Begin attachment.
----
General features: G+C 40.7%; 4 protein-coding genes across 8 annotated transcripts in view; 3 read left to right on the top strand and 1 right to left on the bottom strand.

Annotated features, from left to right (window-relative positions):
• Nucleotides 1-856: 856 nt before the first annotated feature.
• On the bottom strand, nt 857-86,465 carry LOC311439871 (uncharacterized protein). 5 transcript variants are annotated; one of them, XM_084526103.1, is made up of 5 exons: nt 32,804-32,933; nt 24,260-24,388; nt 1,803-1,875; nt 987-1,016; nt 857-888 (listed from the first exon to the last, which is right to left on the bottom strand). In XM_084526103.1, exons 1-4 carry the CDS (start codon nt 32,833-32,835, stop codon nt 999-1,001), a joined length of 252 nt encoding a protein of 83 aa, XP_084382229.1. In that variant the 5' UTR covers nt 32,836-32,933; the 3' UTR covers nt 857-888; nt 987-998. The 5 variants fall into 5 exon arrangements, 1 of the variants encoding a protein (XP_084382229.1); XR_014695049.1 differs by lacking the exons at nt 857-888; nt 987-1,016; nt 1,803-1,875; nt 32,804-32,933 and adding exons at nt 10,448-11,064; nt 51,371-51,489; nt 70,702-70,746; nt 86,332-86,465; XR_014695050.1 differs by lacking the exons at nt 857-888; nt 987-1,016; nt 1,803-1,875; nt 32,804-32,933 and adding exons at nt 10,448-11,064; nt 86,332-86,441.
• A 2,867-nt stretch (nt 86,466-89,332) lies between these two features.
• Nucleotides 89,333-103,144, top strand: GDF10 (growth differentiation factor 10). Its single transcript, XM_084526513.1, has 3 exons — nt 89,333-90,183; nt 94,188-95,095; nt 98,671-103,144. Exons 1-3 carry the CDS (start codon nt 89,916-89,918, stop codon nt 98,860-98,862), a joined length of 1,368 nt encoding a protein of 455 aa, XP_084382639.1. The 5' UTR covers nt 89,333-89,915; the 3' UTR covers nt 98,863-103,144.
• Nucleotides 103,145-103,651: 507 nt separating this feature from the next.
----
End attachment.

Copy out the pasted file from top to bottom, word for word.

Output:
General features: G+C 40.7%; 4 protein-coding genes across 8 annotated transcripts in view; 3 read left to right on the top strand and 1 right to left on the bottom strand.

Annotated features, from left to right (window-relative positions):
• Nucleotides 1-856: 856 nt before the first annotated feature.
• On the bottom strand, nt 857-86,465 carry LOC311439871 (uncharacterized protein). 5 transcript variants are annotated; one of them, XM_084526103.1, is made up of 5 exons: nt 32,804-32,933; nt 24,260-24,388; nt 1,803-1,875; nt 987-1,016; nt 857-888 (listed from the first exon to the last, which is right to left on the bottom strand). In XM_084526103.1, exons 1-4 carry the CDS (start codon nt 32,833-32,835, stop codon nt 999-1,001), a joined length of 252 nt encoding a protein of 83 aa, XP_084382229.1. In that variant the 5' UTR covers nt 32,836-32,933; the 3' UTR covers nt 857-888; nt 987-998. The 5 variants fall into 5 exon arrangements, 1 of the variants encoding a protein (XP_084382229.1); XR_014695049.1 differs by lacking the exons at nt 857-888; nt 987-1,016; nt 1,803-1,875; nt 32,804-32,933 and adding exons at nt 10,448-11,064; nt 51,371-51,489; nt 70,702-70,746; nt 86,332-86,465; XR_014695050.1 differs by lacking the exons at nt 857-888; nt 987-1,016; nt 1,803-1,875; nt 32,804-32,933 and adding exons at nt 10,448-11,064; nt 86,332-86,441.
• A 2,867-nt stretch (nt 86,466-89,332) lies between these two features.
• Nucleotides 89,333-103,144, top strand: GDF10 (growth differentiation factor 10). Its single transcript, XM_084526513.1, has 3 exons — nt 89,333-90,183; nt 94,188-95,095; nt 98,671-103,144. Exons 1-3 carry the CDS (start codon nt 89,916-89,918, stop codon nt 98,860-98,862), a joined length of 1,368 nt encoding a protein of 455 aa, XP_084382639.1. The 5' UTR covers nt 89,333-89,915; the 3' UTR covers nt 98,863-103,144.
• Nucleotides 103,145-103,651: 507 nt separating this feature from the next.